COMPTON — The debate over whether to allow the sale of marijuana continues as a petition is circulating to put a measure on the November ballot to permit dispensaries to operate legally in the city.
“Compton already has marijuana businesses operating in the city without any controls,” said Bill Ivey, the resident who filed the initiative. “If it is legal, we could have better regulated, unionized dispensaries.”
Voters in California last November approved Proposition 64, legalizing the recreational use of marijuana for adults over the age of 21. That law takes effect next Jan. 1.
Until then, it is still illegal to sell the drug and grow it for commercial purposes in Compton.
Ivey, who also ran an unsuccessful campaign for District 2 on the Compton City Council in April, said his union, United Food and Commercial Workers Local 324, asked him to file the motion for the referendum. In order to get on the ballot, the petition would need the support of 15 percent of the registered voters in the city.
UFCW represents those employed in the food, dental, financial, health care, optometry, packing house, processing, retail drug and merchandise industries.
Ivey’s action has prompted a backlash from other residents, who question the motives of outside interests who are not stakeholders in the city.
“I talked to one of the walkers with the petition and she doesn’t even live in Compton, she lives in West L.A.,” said Jackie Barra, a resident who has lived in Compton since 1968.
“I asked her if she was being paid, and she responded with, ‘why would I be walking out here in the hot sun if I wasn’t?”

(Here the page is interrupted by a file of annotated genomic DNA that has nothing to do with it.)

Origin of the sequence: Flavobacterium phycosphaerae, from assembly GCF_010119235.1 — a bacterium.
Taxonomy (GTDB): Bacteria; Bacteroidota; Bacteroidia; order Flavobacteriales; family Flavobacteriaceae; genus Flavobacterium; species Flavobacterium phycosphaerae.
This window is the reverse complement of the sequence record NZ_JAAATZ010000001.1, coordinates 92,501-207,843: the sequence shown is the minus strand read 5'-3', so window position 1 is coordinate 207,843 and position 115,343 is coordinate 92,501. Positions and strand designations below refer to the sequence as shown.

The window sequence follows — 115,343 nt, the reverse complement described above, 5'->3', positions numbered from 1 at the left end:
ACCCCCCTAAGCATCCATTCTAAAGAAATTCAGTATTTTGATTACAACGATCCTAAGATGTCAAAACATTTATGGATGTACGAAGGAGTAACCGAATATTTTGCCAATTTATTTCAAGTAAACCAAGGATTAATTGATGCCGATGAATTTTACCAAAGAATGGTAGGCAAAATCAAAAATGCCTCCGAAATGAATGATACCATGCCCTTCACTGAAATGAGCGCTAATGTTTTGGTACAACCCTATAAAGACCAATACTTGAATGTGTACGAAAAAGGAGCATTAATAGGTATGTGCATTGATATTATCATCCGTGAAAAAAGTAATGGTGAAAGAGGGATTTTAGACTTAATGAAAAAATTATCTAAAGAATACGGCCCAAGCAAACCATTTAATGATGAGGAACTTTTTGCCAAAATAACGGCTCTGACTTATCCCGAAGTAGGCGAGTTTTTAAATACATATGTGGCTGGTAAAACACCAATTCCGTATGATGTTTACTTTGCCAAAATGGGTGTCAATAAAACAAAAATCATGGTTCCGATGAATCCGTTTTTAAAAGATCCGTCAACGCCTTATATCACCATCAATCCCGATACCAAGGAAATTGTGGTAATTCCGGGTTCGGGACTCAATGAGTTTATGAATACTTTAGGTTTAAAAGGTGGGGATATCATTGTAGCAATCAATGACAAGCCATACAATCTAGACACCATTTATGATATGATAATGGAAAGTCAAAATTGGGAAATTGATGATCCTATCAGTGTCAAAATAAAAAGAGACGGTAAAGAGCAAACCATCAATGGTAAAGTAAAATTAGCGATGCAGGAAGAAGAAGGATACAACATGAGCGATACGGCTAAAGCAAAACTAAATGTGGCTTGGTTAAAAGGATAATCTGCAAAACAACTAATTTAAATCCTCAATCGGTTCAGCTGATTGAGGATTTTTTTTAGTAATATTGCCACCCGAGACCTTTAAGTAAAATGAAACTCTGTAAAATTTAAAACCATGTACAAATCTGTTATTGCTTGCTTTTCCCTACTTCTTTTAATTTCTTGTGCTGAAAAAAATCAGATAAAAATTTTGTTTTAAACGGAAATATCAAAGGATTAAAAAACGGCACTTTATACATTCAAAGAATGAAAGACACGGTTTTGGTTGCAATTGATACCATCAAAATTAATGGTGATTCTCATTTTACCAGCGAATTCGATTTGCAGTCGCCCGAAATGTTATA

Another concern is that allowing the industry in Compton would create more targets for robberies and crime. Since the federal government still classifies marijuana as an illegal drug, many banks will not open accounts for dispensaries.
Barra referenced a shooting on July 19 during an attempted armed robbery at a South Los Angeles pot dispensary that resulted in the death of a security guard and three others being wounded.
“We’ve already had a crack epidemic in this town and we’re not quite over that,” Barra said. “We don’t need this!”
Barra has sent out for yard signs protesting the legalization of marijuana and said she has given out about 100 over the course of two weeks. She also said she created a counter petition but does not want to send it out for fear of further confusion.
Regarding the fear of violence, Ivey said that with the revenue from legal dispensaries, the city could afford to take additional measures to increase safety.
“They could install a surveillance system. It won’t stop all crime, but at least it would be a deterrence,” he said. “Legalization would bring scrutiny and guidelines.”
At the July 25 City Council meeting, the City Council voted down a resolution from Councilman Isaac Galvan to authorize a private law firm, Greenberg Gross LLP to assist with litigation to enforce the ban of marijuana.
Although she opposes the sale of the drug in the city, longtime resident Susan Adams is glad the resolution did not pass.
“Although it seems helpful in theory, this firm has represented both sides of the cannabis industry,” she said. “A client conflict of interest could arise and what would happen then?”
She also questioned the need to involve an outside firm when the city attorneys could prioritize the issue and keep the money in Compton.